In her first campaign stop since Wednesday’s contentious Republican debate, Nikki Haley, the former United Nations ambassador and former governor of South Carolina, largely ignored the many attacks that her fellow candidates, aware of her rise in the polls, had lobbed at her. What she did discuss suggested she continued to feel that the criticism wasn’t, as she said on Wednesday night, “worth my time.”
Speaking to about 100 people in a convention center conference room in Sioux City, Iowa, on Friday, Ms. Haley stuck to the topics that have become the cornerstones of her campaign — her foreign policy experience and her willingness to tell “hard truths.” She railed against China, pledged to be a fiscally responsible president and even answered a question about fears that Venezuela could invade its South American neighbor, Guyana.
Despite her growing rivalry with Gov. Ron DeSantis of Florida to become the chief alternative to former President Donald J. Trump for the Republican presidential nomination, Ms. Haley did not mention Mr. DeSantis by name, nor did she mention the debate — where she was in the line of fire for much of the evening — until the final minutes of the event.
Responding to a voter’s question about her standing in the race, Ms. Haley said she did not think she needed to win the Iowa caucus to be successful.
“The momentum is on our side,” she said. “The way I look at it is, we just need to have a good showing in Iowa. I don’t think that means we have to win, necessarily, but I think that we have to have a good showing.”
Ms. Haley also appeared to indicate that she would not accept an offer to be Mr. Trump’s running mate, if he were to win the nomination and ask her. “I’ve never played for second,” she said.
Ms. Haley’s campaign has gained prominence in recent weeks. Many national polls now put her in a heated race for second place with Mr. DeSantis, and she is running at a similar level in Iowa, at roughly 17.5 percent. (Mr. Trump is well ahead of them both, at more than 45 percent.)
Late last month, Americans for Prosperity Action, the conservative political network founded by the billionaire brothers David and Charles Koch, endorsed Ms. Haley, which gave her campaign access to the network’s financial might and to a pool of staff members to knock on doors and make phone calls.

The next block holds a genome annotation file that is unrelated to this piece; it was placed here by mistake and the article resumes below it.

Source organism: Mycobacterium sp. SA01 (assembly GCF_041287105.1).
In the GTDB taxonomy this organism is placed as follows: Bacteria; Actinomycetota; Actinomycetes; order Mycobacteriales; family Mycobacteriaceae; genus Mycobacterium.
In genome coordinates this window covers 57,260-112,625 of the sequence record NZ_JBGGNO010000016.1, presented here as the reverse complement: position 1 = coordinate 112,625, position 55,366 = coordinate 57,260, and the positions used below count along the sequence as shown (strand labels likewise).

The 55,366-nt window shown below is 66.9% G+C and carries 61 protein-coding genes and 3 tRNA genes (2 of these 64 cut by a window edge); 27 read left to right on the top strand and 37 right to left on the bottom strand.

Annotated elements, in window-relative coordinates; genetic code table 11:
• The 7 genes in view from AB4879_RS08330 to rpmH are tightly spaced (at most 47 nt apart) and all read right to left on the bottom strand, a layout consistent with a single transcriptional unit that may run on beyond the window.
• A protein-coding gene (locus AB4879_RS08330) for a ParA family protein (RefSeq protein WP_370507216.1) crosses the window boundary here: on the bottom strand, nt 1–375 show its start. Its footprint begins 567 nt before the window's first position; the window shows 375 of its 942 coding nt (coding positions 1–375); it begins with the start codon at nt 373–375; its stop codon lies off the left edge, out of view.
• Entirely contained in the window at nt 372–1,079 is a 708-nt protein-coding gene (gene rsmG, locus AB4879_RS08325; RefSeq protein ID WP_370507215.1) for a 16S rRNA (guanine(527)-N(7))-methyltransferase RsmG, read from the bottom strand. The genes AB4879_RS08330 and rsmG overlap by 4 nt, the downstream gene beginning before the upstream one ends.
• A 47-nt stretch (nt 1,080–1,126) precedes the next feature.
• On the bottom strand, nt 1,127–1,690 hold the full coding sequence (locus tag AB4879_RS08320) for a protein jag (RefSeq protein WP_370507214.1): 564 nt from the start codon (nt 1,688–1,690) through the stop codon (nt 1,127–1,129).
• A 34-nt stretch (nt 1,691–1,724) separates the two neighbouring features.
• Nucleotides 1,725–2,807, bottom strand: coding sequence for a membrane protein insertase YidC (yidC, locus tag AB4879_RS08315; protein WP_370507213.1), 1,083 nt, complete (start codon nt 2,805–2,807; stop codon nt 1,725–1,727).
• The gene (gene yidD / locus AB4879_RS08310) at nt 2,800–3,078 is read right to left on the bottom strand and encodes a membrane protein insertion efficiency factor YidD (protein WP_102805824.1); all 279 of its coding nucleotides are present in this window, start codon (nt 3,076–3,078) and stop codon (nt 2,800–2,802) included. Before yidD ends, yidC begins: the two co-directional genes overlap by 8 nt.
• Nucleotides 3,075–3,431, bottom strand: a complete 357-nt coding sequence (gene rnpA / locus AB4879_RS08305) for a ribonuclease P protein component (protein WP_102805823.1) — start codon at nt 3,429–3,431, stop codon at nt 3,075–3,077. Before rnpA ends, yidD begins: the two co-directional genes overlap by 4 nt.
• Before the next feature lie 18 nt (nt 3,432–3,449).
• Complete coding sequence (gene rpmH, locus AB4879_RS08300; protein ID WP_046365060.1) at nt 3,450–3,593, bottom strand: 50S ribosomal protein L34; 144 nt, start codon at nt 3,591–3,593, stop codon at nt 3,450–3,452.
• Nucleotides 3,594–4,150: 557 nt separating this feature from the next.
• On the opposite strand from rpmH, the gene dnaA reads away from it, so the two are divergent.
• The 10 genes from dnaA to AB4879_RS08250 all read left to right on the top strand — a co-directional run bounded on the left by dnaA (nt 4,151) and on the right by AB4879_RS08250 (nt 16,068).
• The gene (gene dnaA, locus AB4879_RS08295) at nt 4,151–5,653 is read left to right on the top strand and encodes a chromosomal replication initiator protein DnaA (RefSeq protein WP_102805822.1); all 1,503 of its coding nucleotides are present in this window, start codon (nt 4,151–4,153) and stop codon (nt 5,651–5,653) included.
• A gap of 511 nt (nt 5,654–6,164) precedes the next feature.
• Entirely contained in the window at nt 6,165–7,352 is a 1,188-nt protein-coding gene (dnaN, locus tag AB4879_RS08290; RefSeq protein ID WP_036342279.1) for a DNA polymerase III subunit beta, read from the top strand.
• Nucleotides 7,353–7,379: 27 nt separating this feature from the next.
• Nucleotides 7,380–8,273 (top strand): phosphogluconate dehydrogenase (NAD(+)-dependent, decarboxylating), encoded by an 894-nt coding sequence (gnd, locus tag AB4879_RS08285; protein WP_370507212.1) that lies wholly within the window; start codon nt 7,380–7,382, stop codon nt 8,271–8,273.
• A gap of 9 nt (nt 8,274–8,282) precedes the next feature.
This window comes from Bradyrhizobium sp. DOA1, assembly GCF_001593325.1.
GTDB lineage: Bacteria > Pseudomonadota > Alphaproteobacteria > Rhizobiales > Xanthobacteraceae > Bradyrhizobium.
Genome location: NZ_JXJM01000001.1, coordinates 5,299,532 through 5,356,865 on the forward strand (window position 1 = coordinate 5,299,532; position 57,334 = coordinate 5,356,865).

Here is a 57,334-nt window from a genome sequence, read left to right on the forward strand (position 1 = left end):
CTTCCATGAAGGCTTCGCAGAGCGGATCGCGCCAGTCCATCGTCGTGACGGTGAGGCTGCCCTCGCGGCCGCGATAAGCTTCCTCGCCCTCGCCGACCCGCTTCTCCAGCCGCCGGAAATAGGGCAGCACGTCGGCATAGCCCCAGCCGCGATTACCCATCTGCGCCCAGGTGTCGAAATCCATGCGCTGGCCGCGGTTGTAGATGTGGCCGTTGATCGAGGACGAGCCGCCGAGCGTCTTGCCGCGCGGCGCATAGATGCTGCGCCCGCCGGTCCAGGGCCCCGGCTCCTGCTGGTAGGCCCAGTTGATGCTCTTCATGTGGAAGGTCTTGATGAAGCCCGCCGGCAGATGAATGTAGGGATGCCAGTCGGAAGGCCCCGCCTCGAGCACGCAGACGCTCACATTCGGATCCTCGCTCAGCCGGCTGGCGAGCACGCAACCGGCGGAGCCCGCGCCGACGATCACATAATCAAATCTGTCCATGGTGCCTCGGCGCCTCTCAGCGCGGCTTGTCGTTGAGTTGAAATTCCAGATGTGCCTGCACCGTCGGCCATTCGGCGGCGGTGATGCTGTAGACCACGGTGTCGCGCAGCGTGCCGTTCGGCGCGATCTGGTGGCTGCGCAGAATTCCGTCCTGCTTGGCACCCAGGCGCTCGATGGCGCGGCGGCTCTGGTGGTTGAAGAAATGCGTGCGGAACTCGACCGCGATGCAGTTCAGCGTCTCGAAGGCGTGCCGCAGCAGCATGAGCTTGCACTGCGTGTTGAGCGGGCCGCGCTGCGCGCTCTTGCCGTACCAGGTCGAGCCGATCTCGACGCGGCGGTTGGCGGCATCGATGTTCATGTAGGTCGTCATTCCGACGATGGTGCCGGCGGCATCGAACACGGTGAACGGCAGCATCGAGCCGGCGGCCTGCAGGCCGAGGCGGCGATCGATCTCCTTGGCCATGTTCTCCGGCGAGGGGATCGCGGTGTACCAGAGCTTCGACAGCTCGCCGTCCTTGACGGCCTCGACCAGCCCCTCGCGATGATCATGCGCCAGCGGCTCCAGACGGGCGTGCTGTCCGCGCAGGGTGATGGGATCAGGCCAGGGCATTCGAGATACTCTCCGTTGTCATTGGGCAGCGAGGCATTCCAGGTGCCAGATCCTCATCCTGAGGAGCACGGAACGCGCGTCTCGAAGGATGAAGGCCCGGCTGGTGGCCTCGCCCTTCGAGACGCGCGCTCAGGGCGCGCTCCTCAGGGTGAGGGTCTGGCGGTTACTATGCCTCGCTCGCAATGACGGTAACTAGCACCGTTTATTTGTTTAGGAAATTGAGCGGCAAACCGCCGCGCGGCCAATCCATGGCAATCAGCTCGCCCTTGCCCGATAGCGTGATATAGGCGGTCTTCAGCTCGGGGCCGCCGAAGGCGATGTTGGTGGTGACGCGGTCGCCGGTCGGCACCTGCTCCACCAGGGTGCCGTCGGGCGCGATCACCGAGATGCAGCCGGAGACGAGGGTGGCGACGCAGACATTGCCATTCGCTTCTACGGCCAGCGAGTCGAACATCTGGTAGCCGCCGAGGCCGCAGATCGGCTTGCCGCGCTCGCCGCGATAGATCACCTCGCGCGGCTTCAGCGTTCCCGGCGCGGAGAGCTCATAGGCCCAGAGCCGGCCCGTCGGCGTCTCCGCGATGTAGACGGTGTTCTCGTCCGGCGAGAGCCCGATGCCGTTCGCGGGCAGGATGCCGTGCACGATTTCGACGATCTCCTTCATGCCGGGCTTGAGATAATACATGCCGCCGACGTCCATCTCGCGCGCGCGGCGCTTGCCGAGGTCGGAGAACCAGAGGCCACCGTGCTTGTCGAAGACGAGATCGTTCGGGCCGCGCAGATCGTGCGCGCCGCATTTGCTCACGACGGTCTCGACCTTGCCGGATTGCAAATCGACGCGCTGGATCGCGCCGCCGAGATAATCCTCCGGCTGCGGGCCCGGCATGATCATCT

During the Republican debate in Tuscaloosa, Ala., on Wednesday, Ms. Haley’s increasing prominence made her the target of frequent attacks from Mr. DeSantis and the entrepreneur Vivek Ramaswamy. Mr. Ramaswamy in particular assailed her, calling her a “fascist,” asserting that she was in the pocket of business interests and at one point holding up a notepad on which he had written, “Nikki = Corrupt.”
“I love all the attention, fellas,” Ms. Haley quipped at one point, even as she appeared, at least at moments, to fade into the debate’s background. Some analysts suggested afterward that Ms. Haley had not mounted a strong enough defense of herself.
Unlike Gov. Chris Christie of New Jersey, who rehashed his debate zingers during his campaign stops in New Hampshire on Thursday, Ms. Haley appeared to have moved on. She said the debates had served to winnow the field, and she predicted that another candidate — evidently Mr. DeSantis, though she did not name him — would drop out of the race after the Iowa caucuses.
“We’ve got three major people that are going to go into Iowa, and I think after Iowa, one’s going to drop,” Ms. Haley said. “And then I think you’re going to have a play with me and Trump in New Hampshire, and then we’re going to go to my home state in South Carolina, and then we’re going to take it.”
Many in attendance in Sioux City appeared to agree with Ms. Haley’s decision to largely ignore the attacks from her opponents, saying they had admired her debate performance on Wednesday.
“She did so well at the debate,” said Adrienne Dunn, a 48-year-old Sioux City resident who is leaning toward voting for Ms. Haley but has not made a final decision. “She was prepared. She had good answers.”